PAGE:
Textuality, however, is a essential part of the silent film, since it uses text in the form of subtitles and intertitles to organize its repertoire of expressive visuality; language entered the movie theaters not as the spoken word, but as writing. The written word was constantly superimposed onto the visuality of the film object, and thus became part of the technique and expressive vocabulary of the silent film and, most importantly, of the montage. Far from being a necessary embarrassment, writing was systematically integrated into the pictorial expressivity of the silent film. Sentences as intertitles were taken apart and cut with scenery, and directors selected their layout with care. The need to insert pieces of language into the succession of pictures testifies to the extent to which the visuality of the silent film needed to be inscribed by language…The silent film constitutes a unique space in which visuality and language interact with and counteract one another.
From Textual Cinema and Cinematic Text: The Ekphrasis of Movement in Adam Thorpe and Samuel Beckett by H. Martin Puchner (New York).]
There are few difficult passages in Beckett which cannot be understood with the help of the gloss, comment c’est. This is how things are; and if our world looks very different from the one Beckett describes, it may be foolhardy to assume that he is the one who is looking through the wrong end of the telescope. Many of those who find Beckett’s ideas strange favour a world view which originated with the rationalists, materialists, and empiricists; that is, they are more comfortable with the ideas of Locke, Hume, Descartes, or Hegel than with those of Kant, Berkeley, or Schopenhauer. Most of us at least implicitly tend to believe in the normalcy and solidity of time and space; next to it the purely mental world seems unreliable and unpredictable.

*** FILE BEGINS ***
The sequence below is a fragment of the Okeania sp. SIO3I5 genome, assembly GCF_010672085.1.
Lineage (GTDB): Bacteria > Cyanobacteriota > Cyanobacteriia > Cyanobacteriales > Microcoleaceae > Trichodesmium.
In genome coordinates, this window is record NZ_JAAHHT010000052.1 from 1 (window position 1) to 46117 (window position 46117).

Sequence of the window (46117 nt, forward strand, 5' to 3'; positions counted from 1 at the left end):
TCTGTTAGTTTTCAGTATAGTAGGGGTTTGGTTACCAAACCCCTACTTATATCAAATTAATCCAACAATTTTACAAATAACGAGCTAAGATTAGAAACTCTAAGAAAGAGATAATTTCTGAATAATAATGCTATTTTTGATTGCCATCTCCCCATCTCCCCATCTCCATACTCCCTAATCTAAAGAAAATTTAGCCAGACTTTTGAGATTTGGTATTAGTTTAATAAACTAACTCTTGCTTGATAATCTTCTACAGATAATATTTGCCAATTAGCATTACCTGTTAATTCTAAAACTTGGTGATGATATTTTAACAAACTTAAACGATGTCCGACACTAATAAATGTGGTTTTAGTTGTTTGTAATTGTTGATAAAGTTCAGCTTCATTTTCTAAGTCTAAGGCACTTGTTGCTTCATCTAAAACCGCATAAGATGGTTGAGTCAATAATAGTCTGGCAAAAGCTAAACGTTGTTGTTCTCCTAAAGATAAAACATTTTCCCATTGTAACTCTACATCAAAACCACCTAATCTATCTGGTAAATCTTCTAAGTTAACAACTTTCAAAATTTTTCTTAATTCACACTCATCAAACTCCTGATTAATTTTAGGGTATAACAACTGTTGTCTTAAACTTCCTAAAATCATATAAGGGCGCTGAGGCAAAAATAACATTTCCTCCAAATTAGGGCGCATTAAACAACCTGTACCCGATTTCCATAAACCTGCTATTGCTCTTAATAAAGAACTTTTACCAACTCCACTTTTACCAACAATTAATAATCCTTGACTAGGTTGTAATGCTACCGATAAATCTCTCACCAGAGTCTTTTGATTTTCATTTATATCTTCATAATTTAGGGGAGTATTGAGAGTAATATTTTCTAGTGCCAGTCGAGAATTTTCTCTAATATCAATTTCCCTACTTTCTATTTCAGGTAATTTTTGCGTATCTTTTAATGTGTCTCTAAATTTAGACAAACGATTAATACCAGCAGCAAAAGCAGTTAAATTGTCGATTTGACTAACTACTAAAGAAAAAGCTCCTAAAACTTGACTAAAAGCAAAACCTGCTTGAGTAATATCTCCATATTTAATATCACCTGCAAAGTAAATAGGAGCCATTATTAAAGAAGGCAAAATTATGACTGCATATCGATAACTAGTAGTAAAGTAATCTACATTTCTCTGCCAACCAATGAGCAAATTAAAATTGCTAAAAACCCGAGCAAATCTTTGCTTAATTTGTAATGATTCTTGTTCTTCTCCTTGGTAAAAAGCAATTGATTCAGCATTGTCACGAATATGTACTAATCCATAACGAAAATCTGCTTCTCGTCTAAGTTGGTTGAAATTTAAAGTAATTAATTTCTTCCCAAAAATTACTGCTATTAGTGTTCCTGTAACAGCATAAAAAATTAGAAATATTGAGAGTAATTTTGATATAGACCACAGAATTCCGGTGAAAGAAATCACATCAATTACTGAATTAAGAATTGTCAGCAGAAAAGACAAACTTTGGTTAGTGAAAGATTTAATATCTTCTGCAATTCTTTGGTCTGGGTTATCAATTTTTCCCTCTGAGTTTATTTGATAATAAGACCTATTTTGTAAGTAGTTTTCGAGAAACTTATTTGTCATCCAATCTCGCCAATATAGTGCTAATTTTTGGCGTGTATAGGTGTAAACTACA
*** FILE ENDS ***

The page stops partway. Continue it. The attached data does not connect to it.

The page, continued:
Beckett, however, agrees with Berkeley and Schopenhauer that the world of time and space is less substantial than it seems. Beckett’s early heroes—Murphy and Watt in particular—longed to penetrate to the other side of what Schopenhauer called ‘the veil of māyā’ the illusory world of time-space phenomena. But the human sensory apparatus and intelligence provide poor equipment for such a quest.
From Time, space, and verisimilitude in Samuel Beckett’s fiction by Rubin Rabinovitz.
So Beckett reverses traditional character development, increasingly stripping away details of personality. He is not mainly concerned with aspects of individual identity, but with what it’s like to be alive and how we try to cope with it. As Vladimir says in Waiting for Godot: ‘At this place, at this moment of time, all mankind is us.’
From an essay found at Becket On Film.
“Indeed, these negative proofs extend to Beckett’s relationship with philosophy as a whole: the following comments demonstrate an awareness of philosophical terms, while at the same time pleading incomprehension with respect to their meaning.”
What is more true than anything else? To swim is true, and to sink is true. One is not more true than the other. One cannot speak anymore of being, one must speak only of the mess. When Heidegger and Sartre speak of a contrast between being and existence, they may be right, I don’t know, but their language is too philosophical for me. I am not a philosopher. One can only speak of what is in front of him, and that now is simply the mess.
From Beckett to Tom Driver (Summer 1961), reprinted in Lawrence Graver and Raymond Federman eds., Samuel Beckett: The Critical Heritage (Routledge and Kegan Ltd., London: 1997), p.219. Ref’d in Returning to Beckett Returning to the Presocratics, or,’All their balls about being and existing’ by Matthew Feldman (Genetic Joyce Studies Issue 6 Spring 2006).